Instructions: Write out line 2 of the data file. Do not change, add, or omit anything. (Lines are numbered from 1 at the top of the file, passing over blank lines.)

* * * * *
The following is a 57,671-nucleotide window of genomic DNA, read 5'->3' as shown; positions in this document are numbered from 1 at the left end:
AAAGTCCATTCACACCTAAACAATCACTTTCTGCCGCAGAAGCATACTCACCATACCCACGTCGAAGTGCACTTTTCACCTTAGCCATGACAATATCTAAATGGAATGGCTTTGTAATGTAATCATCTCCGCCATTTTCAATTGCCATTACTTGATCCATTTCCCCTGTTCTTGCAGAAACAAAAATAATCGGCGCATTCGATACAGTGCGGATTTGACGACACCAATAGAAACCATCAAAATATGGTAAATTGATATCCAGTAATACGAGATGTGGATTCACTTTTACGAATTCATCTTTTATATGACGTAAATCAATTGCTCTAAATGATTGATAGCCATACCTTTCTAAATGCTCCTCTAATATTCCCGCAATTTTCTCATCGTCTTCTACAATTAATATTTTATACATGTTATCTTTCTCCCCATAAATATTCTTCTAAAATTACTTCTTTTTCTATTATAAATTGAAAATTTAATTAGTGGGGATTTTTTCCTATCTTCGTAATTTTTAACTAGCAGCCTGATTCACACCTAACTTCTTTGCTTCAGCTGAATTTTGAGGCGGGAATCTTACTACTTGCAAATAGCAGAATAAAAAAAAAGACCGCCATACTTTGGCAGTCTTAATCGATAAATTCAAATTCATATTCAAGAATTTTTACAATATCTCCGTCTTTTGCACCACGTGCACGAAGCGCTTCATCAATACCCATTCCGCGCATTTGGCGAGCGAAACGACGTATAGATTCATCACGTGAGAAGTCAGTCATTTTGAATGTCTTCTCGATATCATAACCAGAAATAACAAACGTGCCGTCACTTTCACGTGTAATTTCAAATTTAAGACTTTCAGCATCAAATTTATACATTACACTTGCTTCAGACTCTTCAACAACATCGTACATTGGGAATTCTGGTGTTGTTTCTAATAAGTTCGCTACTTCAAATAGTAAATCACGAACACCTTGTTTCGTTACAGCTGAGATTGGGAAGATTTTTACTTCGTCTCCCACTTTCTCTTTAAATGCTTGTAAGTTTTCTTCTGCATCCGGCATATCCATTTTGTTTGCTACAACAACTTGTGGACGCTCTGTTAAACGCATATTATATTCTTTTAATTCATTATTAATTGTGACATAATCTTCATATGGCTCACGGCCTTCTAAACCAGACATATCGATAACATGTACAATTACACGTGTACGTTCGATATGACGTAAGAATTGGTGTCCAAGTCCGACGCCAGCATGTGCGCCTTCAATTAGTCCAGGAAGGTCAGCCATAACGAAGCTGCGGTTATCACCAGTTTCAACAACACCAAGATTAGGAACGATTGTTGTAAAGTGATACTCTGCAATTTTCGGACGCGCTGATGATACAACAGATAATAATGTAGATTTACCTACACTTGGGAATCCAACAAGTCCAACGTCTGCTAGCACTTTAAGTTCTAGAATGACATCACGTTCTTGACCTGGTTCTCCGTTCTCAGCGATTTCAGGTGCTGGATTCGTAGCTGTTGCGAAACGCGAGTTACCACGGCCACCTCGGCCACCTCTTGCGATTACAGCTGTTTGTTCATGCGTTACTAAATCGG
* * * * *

AAAGTCCATTCACACCTAAACAATCACTTTCTGCCGCAGAAGCATACTCACCATACCCACGTCGAAGTGCACTTTTCACCTTAGCCATGACAATATCTAAATGGAATGGCTTTGTAATGTAATCATCTCCGCCATTTTCAATTGCCATTACTTGATCCATTTCCCCTGTTCTTGCAGAAACAAAAATAATCGGCGCATTCGATACAGTGCGGATTTGACGACACCAATAGAAACCATCAAAATATGGTAAATTGATATCCAGTAATACGAGATGTGGATTCACTTTTACGAATTCATCTTTTATATGACGTAAATCAATTGCTCTAAATGATTGATAGCCATACCTTTCTAAATGCTCCTCTAATATTCCCGCAATTTTCTCATCGTCTTCTACAATTAATATTTTATACATGTTATCTTTCTCCCCATAAATATTCTTCTAAAATTACTTCTTTTTCTATTATAAATTGAAAATTTAATTAGTGGGGATTTTTTCCTATCTTCGTAATTTTTAACTAGCAGCCTGATTCACACCTAACTTCTTTGCTTCAGCTGAATTTTGAGGCGGGAATCTTACTACTTGCAAATAGCAGAATAAAAAAAAAGACCGCCATACTTTGGCAGTCTTAATCGATAAATTCAAATTCATATTCAAGAATTTTTACAATATCTCCGTCTTTTGCACCACGTGCACGAAGCGCTTCATCAATACCCATTCCGCGCATTTGGCGAGCGAAACGACGTATAGATTCATCACGTGAGAAGTCAGTCATTTTGAATGTCTTCTCGATATCATAACCAGAAATAACAAACGTGCCGTCACTTTCACGTGTAATTTCAAATTTAAGACTTTCAGCATCAAATTTATACATTACACTTGCTTCAGACTCTTCAACAACATCGTACATTGGGAATTCTGGTGTTGTTTCTAATAAGTTCGCTACTTCAAATAGTAAATCACGAACACCTTGTTTCGTTACAGCTGAGATTGGGAAGATTTTTACTTCGTCTCCCACTTTCTCTTTAAATGCTTGTAAGTTTTCTTCTGCATCCGGCATATCCATTTTGTTTGCTACAACAACTTGTGGACGCTCTGTTAAACGCATATTATATTCTTTTAATTCATTATTAATTGTGACATAATCTTCATATGGCTCACGGCCTTCTAAACCAGACATATCGATAACATGTACAATTACACGTGTACGTTCGATATGACGTAAGAATTGGTGTCCAAGTCCGACGCCAGCATGTGCGCCTTCAATTAGTCCAGGAAGGTCAGCCATAACGAAGCTGCGGTTATCACCAGTTTCAACAACACCAAGATTAGGAACGATTGTTGTAAAGTGATACTCTGCAATTTTCGGACGCGCTGATGATACAACAGATAATAATGTAGATTTACCTACACTTGGGAATCCAACAAGTCCAACGTCTGCTAGCACTTTAAGTTCTAGAATGACATCACGTTCTTGACCTGGTTCTCCGTTCTCAGCGATTTCAGGTGCTGGATTCGTAGCTGTTGCGAAACGCGAGTTACCACGGCCACCTCGGCCACCTCTTGCGATTACAGCTGTTTGTTCATGCGTTACTAAATCGG